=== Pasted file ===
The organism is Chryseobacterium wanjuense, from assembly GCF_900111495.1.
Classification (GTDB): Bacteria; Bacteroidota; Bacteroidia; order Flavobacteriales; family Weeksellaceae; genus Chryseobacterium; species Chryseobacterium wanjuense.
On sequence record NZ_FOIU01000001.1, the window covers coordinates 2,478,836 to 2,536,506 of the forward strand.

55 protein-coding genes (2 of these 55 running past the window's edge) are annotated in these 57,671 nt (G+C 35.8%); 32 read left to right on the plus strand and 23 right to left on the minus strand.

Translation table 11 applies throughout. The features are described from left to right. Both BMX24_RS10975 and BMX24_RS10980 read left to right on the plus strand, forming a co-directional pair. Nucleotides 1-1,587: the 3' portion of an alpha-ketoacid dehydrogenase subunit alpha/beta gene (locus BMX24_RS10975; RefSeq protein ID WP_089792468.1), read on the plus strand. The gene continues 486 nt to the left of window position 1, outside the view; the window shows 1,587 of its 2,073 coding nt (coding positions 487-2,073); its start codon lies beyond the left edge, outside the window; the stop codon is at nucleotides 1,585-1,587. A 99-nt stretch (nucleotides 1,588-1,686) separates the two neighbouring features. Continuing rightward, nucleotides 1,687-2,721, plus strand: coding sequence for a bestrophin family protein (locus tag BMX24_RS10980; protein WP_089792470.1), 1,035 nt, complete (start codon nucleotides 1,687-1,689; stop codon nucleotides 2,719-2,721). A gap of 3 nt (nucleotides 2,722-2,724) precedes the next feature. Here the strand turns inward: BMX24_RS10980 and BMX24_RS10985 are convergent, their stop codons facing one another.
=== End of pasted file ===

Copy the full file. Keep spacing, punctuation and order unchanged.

The organism is Chryseobacterium wanjuense, from assembly GCF_900111495.1.
Classification (GTDB): Bacteria; Bacteroidota; Bacteroidia; order Flavobacteriales; family Weeksellaceae; genus Chryseobacterium; species Chryseobacterium wanjuense.
On sequence record NZ_FOIU01000001.1, the window covers coordinates 2,478,836 to 2,536,506 of the forward strand.

55 protein-coding genes (2 of these 55 running past the window's edge) are annotated in these 57,671 nt (G+C 35.8%); 32 read left to right on the plus strand and 23 right to left on the minus strand.

Translation table 11 applies throughout. The features are described from left to right. Both BMX24_RS10975 and BMX24_RS10980 read left to right on the plus strand, forming a co-directional pair. Nucleotides 1-1,587: the 3' portion of an alpha-ketoacid dehydrogenase subunit alpha/beta gene (locus BMX24_RS10975; RefSeq protein ID WP_089792468.1), read on the plus strand. The gene continues 486 nt to the left of window position 1, outside the view; the window shows 1,587 of its 2,073 coding nt (coding positions 487-2,073); its start codon lies beyond the left edge, outside the window; the stop codon is at nucleotides 1,585-1,587. A 99-nt stretch (nucleotides 1,588-1,686) separates the two neighbouring features. Continuing rightward, nucleotides 1,687-2,721, plus strand: coding sequence for a bestrophin family protein (locus tag BMX24_RS10980; protein WP_089792470.1), 1,035 nt, complete (start codon nucleotides 1,687-1,689; stop codon nucleotides 2,719-2,721). A gap of 3 nt (nucleotides 2,722-2,724) precedes the next feature. Here the strand turns inward: BMX24_RS10980 and BMX24_RS10985 are convergent, their stop codons facing one another.